I want to establish an SSH tunnel on an existing connection. The tricky part is doing it from a script (a custom shell I need to allow users only some specific things, like setting up this tunnel).

Normally you can do:

ssh> -L 8080:localhost:80

But I need to be able to do this from a running python script. I tried:

print("\n~C -L 8080:localhost:80")

but that unfortunately was too simple a thought.

So, how do I setup the tunnel from a running Python script?

(as a side-issue, I also have to prevent ssh -N -L x:host:y host.example.com, but still allow port forwards to be set up with my custom shell).

  • I don't get it: were you planning to run that script on the client or on the server? – Gilles Feb 24 '15 at 17:28
  • On the server, as a shell where people log in. However, I think I have a working solution now: I just setup the tunnel with nc -l 2222 0<backpipe | nc host.example.com 22 1>backpipe – Halfgaar Feb 25 '15 at 9:07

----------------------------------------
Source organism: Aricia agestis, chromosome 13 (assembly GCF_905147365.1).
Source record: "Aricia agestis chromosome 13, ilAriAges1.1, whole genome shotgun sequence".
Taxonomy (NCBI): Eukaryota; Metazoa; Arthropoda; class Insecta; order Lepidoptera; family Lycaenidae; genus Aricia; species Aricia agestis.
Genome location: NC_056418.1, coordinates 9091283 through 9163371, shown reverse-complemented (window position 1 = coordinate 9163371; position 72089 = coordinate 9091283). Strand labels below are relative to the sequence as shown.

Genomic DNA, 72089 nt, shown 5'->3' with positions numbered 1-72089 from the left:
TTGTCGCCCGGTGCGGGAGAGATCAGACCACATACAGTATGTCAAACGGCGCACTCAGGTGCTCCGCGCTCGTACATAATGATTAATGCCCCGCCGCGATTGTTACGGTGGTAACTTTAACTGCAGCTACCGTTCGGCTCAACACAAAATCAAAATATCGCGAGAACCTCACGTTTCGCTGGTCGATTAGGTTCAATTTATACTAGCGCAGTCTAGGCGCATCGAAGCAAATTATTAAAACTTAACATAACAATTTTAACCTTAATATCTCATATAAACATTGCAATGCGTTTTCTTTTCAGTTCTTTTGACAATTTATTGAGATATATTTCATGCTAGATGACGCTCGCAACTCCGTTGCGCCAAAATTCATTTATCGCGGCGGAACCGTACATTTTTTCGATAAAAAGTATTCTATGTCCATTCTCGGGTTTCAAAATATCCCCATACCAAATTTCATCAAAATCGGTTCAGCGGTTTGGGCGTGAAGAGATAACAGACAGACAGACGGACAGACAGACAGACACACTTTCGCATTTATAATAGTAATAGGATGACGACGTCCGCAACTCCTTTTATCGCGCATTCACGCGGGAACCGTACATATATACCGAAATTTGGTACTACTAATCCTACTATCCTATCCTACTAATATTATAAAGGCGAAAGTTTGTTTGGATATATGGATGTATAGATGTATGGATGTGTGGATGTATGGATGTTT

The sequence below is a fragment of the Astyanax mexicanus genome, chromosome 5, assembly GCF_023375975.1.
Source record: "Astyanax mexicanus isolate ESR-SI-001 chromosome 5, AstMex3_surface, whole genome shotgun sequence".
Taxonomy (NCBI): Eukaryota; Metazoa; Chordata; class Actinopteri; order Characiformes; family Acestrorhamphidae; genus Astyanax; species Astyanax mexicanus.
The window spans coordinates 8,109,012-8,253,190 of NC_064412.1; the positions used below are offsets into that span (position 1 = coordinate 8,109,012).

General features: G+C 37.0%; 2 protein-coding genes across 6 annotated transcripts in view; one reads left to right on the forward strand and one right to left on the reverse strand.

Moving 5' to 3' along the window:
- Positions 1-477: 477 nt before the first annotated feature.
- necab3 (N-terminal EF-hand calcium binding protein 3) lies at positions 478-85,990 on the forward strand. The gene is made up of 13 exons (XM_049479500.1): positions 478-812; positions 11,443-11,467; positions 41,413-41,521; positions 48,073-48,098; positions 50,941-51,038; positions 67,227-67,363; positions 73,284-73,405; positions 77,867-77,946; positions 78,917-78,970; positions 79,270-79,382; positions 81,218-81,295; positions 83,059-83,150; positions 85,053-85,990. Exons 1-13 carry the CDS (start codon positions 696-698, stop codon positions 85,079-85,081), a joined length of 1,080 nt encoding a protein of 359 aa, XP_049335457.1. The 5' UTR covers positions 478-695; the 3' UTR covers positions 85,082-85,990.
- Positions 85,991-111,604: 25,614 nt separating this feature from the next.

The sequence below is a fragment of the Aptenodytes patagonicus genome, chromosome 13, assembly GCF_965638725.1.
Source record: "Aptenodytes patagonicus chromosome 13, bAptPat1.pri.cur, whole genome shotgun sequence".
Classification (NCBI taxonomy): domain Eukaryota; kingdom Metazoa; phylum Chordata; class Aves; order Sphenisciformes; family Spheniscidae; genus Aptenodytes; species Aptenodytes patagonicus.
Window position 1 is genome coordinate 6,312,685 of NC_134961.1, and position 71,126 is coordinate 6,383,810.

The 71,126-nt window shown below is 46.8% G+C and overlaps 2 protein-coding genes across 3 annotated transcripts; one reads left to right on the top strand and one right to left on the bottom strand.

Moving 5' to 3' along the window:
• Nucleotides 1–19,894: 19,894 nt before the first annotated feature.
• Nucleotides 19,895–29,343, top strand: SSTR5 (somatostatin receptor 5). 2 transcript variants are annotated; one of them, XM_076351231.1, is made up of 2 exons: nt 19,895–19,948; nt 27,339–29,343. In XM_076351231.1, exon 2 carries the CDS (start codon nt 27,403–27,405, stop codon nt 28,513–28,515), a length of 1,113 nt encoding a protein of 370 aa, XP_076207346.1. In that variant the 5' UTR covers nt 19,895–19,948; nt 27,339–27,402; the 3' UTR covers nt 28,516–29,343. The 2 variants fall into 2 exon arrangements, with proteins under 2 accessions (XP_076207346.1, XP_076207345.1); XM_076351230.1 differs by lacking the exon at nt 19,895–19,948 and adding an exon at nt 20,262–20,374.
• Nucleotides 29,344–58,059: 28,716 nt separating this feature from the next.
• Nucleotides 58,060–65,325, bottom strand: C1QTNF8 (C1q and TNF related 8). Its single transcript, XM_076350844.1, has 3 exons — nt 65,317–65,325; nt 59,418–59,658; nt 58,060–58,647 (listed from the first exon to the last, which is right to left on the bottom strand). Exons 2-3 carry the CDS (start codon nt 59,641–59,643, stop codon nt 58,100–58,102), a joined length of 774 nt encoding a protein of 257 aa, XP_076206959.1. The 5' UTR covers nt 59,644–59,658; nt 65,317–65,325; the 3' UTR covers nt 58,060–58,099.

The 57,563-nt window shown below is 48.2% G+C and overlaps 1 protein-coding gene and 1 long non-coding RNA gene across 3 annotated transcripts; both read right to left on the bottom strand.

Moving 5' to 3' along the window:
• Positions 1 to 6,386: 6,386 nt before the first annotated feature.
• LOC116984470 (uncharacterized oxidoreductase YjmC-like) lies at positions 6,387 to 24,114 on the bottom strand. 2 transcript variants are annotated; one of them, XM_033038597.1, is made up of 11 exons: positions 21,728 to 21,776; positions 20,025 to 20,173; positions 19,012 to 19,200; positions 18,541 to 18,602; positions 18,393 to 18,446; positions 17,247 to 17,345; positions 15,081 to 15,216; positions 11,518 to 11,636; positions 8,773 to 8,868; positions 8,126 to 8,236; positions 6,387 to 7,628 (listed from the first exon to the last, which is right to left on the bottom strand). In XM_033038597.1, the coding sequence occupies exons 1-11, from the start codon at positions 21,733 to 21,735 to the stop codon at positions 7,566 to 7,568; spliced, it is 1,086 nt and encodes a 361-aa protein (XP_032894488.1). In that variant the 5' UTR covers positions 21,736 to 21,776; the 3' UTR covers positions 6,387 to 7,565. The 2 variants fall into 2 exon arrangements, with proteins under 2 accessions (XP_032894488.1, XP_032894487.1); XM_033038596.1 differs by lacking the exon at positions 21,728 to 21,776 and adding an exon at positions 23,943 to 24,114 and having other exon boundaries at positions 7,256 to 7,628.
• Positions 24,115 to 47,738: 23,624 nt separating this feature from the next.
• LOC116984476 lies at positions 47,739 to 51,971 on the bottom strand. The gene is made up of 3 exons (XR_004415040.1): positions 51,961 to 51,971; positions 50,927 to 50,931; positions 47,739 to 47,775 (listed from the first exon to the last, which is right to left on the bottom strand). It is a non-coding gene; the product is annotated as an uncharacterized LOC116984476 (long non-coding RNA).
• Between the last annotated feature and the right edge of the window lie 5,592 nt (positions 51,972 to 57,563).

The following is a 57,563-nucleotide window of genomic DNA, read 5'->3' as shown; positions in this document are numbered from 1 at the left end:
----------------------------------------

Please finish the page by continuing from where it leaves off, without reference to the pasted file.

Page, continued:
• the client specifies a tunnel to set up; the server allows it or not. – Skaperen Feb 27 '15 at 12:45
  • I actually ran into more problems. I solved it by writing a proxy tool myself in C++/Qt. – Halfgaar Jun 19 '15 at 8:38

Try use sshtunnel lib.


from sshtunnel import SSHTunnelForwarder
from time import sleep

with SSHTunnelForwarder(
    ('localhost', 2222),
    remote_bind_address=('', 3306)) as server:

    while True:
        # press Ctrl-C for stopping


or CLI:

python -m sshtunnel -U vagrant -P vagrant -L :3306 -R -p 2222 localhost
  • I'll keep it in mind for the future. For now, I solved it by writing a proxy in C++/Qt myself. – Halfgaar Jun 19 '15 at 8:39

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